Recently I visited Whole Foods in Washington, DC and went upstairs to the cafe area to eat my lunch (cheese and homemade pate) before shopping. A woman with a baby of about eight months old came in and sat at the table next to mine. She ate a meal she had purchased at the deli. But what did baby in her high chair get? A few pieces of green pepper and cucumber on the high chair tray. When she left, those vegetable slices were scattered on the floor, with no evidence that baby had eaten much of anything.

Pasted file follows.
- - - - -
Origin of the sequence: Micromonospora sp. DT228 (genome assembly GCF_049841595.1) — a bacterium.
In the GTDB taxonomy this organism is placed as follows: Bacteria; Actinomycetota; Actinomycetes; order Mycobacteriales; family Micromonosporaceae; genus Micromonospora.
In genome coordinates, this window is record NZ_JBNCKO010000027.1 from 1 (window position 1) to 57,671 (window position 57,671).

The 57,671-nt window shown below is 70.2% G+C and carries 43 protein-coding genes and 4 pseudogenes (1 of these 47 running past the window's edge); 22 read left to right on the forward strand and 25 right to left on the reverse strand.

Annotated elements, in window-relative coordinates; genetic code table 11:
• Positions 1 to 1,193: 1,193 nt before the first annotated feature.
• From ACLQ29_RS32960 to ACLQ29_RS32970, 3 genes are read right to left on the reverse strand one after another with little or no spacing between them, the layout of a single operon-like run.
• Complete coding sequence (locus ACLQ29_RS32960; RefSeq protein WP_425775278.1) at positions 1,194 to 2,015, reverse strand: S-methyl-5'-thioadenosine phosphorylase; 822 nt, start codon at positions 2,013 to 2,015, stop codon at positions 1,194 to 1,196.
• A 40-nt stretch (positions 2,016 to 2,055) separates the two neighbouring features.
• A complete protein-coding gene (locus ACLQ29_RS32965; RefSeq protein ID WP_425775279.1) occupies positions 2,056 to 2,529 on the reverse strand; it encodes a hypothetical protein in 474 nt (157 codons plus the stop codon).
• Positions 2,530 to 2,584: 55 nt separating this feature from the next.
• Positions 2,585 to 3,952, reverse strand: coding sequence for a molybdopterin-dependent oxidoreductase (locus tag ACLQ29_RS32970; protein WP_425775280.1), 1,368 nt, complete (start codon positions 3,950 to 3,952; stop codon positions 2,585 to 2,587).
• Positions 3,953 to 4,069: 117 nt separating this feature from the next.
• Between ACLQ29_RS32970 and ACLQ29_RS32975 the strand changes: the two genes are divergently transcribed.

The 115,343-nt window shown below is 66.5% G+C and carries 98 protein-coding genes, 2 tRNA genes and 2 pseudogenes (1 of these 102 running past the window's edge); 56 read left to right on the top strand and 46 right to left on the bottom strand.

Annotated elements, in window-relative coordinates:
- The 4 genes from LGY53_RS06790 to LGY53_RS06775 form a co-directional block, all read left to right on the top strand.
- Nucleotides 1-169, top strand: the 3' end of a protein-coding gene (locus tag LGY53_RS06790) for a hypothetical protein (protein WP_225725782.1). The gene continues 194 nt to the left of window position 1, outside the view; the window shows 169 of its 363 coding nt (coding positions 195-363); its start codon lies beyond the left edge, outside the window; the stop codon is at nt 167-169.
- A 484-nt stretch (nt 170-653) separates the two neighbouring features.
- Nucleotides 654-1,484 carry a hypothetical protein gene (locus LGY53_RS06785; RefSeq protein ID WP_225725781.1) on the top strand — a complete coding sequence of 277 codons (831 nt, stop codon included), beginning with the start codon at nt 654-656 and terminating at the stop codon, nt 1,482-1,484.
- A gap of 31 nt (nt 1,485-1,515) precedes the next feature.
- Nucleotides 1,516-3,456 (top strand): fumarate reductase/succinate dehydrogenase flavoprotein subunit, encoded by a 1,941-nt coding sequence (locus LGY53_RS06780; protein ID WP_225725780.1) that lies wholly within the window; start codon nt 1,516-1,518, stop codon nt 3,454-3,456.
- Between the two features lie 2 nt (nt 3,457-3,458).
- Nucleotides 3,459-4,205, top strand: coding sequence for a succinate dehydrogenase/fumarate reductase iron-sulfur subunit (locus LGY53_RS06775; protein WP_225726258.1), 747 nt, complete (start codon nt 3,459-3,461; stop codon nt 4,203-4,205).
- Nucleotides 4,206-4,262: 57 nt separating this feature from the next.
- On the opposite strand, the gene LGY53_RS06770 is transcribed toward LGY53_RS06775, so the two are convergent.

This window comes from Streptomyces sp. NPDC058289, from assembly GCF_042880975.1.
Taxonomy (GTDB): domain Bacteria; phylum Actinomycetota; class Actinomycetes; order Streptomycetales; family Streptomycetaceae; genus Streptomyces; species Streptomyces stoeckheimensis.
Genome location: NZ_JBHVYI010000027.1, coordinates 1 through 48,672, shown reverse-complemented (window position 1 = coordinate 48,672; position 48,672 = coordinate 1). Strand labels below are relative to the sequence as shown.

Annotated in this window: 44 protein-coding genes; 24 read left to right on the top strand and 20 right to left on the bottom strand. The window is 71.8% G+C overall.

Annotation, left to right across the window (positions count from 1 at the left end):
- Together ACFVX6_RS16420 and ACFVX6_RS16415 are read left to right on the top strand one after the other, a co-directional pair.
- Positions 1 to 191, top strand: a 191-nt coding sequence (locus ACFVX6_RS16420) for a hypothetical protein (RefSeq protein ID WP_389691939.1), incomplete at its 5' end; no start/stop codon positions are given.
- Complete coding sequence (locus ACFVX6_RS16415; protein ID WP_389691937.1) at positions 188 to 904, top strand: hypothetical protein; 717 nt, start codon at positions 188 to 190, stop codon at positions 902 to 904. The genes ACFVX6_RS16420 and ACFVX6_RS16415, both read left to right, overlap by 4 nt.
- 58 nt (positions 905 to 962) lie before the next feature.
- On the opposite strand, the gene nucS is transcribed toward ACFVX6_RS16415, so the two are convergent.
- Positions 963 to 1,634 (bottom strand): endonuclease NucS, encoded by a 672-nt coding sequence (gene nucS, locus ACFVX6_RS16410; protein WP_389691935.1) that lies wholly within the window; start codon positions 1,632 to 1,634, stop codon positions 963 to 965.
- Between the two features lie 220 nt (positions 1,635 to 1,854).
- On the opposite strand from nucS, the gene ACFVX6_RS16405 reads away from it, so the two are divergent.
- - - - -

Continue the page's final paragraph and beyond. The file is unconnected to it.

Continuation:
In my last blog I began a discussion of infant feeding practices, addressing the question of when to begin solid food. In this instance, my views are in accord with those of conventional organizations, namely that for the majority of babies, four to six months is the right age for beginning foods other than breast milk or formula (that’s homemade baby formula, based on raw milk).
As for what to feed baby, here I am mostly in disagreement with conventional advice.
A recent online discussion that took place at NourishingOurChildren.org has made me realize the need to reiterate our (mine and those of the Weston A. Price Foundation) recommendations for infant feeding.